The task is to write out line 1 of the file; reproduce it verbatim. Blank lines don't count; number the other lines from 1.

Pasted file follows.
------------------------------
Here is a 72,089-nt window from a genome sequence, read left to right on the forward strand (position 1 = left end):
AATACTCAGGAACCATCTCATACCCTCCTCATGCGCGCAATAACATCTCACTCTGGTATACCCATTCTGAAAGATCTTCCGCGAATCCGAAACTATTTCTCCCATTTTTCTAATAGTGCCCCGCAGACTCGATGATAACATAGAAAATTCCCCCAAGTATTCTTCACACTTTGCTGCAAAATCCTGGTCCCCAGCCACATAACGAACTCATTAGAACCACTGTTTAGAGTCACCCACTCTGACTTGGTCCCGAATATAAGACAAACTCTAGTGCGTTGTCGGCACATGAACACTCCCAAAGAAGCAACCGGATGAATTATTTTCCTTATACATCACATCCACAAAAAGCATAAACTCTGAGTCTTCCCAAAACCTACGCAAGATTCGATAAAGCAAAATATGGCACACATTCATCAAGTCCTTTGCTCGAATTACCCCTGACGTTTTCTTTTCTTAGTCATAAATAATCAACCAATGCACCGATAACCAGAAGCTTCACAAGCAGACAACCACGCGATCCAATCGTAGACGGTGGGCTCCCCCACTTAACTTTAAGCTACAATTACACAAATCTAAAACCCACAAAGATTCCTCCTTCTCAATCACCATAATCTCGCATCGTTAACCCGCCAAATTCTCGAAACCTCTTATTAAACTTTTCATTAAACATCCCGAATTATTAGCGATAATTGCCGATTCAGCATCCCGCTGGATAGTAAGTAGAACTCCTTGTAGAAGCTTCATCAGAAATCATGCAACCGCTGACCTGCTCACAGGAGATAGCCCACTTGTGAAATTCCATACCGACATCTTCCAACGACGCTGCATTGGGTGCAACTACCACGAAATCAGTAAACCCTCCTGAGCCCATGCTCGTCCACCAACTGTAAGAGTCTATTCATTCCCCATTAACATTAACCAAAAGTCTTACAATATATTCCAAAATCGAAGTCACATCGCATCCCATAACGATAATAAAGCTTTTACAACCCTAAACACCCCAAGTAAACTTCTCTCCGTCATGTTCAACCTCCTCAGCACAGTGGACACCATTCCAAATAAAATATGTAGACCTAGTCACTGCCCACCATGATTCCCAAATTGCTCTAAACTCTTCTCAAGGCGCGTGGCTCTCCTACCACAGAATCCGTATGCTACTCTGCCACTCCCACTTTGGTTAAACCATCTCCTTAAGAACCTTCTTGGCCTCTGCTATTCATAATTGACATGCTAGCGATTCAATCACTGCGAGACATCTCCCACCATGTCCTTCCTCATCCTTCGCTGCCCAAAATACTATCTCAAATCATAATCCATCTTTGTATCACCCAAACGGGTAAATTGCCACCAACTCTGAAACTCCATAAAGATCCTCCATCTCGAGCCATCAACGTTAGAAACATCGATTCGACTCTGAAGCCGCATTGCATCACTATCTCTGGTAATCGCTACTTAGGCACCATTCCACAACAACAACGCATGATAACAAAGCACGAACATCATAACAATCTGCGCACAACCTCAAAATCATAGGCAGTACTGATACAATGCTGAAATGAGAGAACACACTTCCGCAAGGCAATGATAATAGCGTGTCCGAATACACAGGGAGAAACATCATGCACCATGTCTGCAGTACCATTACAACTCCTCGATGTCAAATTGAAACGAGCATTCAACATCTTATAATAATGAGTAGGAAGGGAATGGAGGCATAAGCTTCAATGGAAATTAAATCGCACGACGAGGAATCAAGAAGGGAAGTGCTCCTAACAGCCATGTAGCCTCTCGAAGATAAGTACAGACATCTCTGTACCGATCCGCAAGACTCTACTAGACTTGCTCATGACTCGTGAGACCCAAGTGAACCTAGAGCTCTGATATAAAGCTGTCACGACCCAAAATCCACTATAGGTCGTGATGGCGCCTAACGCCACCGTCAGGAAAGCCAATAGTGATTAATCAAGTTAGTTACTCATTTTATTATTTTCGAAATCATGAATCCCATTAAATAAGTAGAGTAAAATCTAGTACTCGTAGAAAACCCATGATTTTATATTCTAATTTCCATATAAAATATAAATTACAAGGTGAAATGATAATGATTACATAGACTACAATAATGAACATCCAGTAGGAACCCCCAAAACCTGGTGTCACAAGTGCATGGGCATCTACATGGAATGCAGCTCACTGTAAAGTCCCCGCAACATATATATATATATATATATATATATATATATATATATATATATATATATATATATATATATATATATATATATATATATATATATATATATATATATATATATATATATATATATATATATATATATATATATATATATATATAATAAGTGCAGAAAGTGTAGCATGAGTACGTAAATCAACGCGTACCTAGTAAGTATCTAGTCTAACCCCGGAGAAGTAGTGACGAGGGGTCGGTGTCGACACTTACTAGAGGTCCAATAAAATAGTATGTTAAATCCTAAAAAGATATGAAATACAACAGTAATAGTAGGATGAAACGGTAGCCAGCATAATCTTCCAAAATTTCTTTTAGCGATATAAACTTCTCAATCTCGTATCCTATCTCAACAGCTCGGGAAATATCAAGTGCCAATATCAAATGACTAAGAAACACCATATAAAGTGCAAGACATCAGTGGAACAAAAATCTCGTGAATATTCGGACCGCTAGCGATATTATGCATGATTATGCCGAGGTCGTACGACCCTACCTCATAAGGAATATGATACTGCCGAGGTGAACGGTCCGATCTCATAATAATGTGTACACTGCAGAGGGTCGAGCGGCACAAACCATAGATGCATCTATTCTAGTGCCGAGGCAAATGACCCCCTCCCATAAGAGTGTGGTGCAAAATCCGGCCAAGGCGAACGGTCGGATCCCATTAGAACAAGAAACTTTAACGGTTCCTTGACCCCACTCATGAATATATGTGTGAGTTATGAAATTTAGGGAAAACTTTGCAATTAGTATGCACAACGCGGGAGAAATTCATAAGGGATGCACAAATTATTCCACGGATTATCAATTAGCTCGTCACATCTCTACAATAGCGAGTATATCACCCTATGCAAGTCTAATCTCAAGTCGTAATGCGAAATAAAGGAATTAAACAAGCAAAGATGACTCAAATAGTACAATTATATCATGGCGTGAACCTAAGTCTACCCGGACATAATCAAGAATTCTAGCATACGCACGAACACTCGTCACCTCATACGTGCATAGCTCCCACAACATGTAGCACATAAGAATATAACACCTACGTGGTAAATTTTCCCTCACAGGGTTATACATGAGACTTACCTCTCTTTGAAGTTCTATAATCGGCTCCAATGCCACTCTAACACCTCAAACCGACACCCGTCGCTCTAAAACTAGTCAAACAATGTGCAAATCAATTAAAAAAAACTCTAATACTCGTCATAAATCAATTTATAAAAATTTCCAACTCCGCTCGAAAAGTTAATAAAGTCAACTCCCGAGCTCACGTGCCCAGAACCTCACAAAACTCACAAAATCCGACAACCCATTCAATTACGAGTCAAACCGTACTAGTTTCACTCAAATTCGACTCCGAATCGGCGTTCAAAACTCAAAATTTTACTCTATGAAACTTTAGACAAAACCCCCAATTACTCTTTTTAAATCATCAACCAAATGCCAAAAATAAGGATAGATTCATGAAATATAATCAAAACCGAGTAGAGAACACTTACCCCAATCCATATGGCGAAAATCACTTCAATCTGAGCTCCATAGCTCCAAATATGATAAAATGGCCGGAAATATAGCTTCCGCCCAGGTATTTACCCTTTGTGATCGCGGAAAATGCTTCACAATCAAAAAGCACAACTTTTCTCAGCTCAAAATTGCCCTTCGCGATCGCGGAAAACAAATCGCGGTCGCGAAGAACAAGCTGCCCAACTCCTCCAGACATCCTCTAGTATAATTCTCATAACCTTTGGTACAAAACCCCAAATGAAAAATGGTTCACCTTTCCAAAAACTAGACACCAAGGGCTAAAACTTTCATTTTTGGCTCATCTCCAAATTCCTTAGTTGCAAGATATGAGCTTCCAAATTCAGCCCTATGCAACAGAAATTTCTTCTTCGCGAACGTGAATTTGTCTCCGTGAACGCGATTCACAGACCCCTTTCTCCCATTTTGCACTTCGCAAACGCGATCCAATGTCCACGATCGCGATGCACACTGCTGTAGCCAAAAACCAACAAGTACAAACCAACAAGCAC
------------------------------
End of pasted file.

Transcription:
Here is a 72,089-nt window from a genome sequence, read left to right on the forward strand (position 1 = left end):